Best of all, Saturn's sweated the design details: the Aura's sharp suit is accented by nicely-designed bits of automotive jewelry like clear-lensed LED tail lamps, twin chrome exhaust pipes, chrome-bar door handles and two intricately-detailed head lamps flanking a nice chrome "mustache" at the front.

In order to achieve a high level of perceived quality - with tight panel gaps and creases that align accurately - the Aura's body is steel instead of Saturn's traditional plastic. As such, its side panels are no longer dent-resistant, though a plastic rub strip should minimize parking-lot damage.

From a design perspective, I'd say the move was worth it: the Aura feels like a finely-hewn hunk of steel. The doors not only line up perfectly with their adjacent panels, but they slam with a convincingly European "thunk"; the paint finish looks way better than was ever possible on the polymer; the gaps are no longer yawning chasms in order to accommodate the stretching of the side panels with temperature.

While the Aura's exterior styling sticks pretty closely to its overseas roots, its interior borrows from both the European and American GM parts bins, with items such as the large-format radio and climate controls familiar from recent Chevy and Pontiac offerings, combined with deeply-bolstered and comfortable front chairs that seem more German than American.

The overall effect is surprisingly cohesive thanks to careful matching of colours and textures: options on higher-end Auras include gorgeous saddle-coloured two-toned leather on the seats and faux-wood trim that flows along the doors, across the dashboard and down into the console.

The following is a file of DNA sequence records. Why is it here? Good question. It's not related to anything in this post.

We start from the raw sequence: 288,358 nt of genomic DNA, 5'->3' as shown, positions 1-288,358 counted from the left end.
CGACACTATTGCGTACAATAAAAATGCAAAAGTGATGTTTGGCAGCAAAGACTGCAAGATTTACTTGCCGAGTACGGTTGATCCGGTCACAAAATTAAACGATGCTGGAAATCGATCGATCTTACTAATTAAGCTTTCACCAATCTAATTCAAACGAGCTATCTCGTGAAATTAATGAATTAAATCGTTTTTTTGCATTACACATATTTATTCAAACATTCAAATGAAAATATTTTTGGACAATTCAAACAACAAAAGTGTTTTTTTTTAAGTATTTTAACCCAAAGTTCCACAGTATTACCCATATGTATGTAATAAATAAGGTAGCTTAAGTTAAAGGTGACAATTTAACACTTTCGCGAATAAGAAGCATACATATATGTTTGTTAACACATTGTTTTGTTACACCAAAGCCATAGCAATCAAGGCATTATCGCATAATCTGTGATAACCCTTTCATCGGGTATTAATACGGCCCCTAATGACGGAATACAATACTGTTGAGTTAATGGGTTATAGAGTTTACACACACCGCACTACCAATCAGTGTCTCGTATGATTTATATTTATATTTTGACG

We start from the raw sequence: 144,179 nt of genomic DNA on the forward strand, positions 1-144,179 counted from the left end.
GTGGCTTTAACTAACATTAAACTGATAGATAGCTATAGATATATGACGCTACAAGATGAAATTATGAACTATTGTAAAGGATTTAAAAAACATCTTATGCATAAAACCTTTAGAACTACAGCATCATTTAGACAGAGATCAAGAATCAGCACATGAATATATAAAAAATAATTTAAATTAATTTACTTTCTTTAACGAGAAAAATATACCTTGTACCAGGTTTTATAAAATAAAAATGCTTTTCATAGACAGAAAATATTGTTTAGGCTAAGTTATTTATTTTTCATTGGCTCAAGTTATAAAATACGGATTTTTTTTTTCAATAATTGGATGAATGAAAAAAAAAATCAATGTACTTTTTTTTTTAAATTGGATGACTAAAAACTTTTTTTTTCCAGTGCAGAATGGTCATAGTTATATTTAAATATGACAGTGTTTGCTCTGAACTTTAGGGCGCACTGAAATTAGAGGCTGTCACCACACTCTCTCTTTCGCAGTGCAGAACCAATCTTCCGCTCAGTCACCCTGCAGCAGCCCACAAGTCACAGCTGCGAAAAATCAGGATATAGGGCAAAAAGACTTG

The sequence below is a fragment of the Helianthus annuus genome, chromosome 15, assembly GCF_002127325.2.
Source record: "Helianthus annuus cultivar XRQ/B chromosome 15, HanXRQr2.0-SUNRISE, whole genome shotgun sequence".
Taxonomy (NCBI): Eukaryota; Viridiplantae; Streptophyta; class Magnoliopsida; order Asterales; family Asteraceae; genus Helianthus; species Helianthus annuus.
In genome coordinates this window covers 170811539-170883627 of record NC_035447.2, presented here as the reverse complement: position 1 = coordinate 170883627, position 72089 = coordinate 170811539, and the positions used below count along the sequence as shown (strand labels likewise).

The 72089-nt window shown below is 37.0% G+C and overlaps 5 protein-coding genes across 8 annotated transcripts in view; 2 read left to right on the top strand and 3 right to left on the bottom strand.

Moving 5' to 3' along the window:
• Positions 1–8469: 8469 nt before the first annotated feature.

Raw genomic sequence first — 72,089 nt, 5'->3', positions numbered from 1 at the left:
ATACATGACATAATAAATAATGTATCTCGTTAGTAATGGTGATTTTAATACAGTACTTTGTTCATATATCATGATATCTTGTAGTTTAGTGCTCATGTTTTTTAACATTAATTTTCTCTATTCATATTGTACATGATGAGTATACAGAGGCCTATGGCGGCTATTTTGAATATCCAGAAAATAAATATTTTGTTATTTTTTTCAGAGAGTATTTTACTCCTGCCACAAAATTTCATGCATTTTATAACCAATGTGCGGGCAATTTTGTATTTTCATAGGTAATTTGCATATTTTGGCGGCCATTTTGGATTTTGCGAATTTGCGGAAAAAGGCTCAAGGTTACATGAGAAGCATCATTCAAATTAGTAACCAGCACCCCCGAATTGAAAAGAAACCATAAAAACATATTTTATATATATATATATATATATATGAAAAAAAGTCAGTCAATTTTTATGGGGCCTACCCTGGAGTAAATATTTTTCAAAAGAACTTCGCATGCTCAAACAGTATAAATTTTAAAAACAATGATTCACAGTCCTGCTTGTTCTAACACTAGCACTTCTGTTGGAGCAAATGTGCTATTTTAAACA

All Auras feature chrome rings surrounding attractive electroluminescent gauges as well as a nice three-spoke tilt/telescope steering wheel with aluminum inserts and audio controls.

The quality of the interior is fine: there are some scratchy-plastic trim bits, but most surfaces are soft to the touch and all of the controls work with a slick, fluid action.

Standard equipment includes power assists for pretty much everything, air conditioning, a fine-sounding CD stereo with XM satellite radio capability and automatic headlights. Notable options include a four-panel sliding panoramic sunroof, heated seats, power-adjustable pedals and OnStar.

The latest version of GM's telematics system connects drivers to a live adviser, who can download step-by-step driving directions to the car's GPS system; the directions then play through the stereo as needed.

On the safety front, the Aura packs in side-mounted thorax protection airbags in addition to front and side curtain airbags; front safety belt pretensioners; child safety seat anchors and more.

The interior works as well as it looks. The driving position is widely adjustable and it's easy to get comfortable behind the wheel. Save for seat-heater switches mounted out of sight, ergonomics are good: radio and climate controls both feature big, round knobs for most major functions.

Storage areas are numerous and useful: there are pockets in the doors, cupholders behind the shifter big enough for a Big Gulp and a usefully large bin in the centre console.

In the back, there's decent space for two thanks to a low-set seat base - though one wonders how comfortable that would be on long trips - and the trunk is enormous.

Power for the Aura comes from two different V6 engines, each of which comes with a distinctive personality. XE models come with the familiar 3.5-litre V6 with variable valve timing; coupled with the standard four-speed automatic, this 224-hp engine moves the Aura along smartly with a raspy exhaust note, but is relaxed and silent when cruising.

The transmission shifts smoothly but there's a gulf between third and fourth that means it hunts a bit in the hills.

Like seemingly all Saturn shifters, the transmission shift gate has confusing markings: there's the usual PRND, but then you're faced with "4" to get fourth gear, "I" for Interactive (which gives you either third or second) and then L for first.

The second powertrain, a 3.6-litre double-overhead-cam V6, doesn't produce much more horsepower (252) or more torque (251 lb.-ft. compared to 220), but its pairing with a six-speed automatic transmission gives it a much sportier, more sophisticated feel.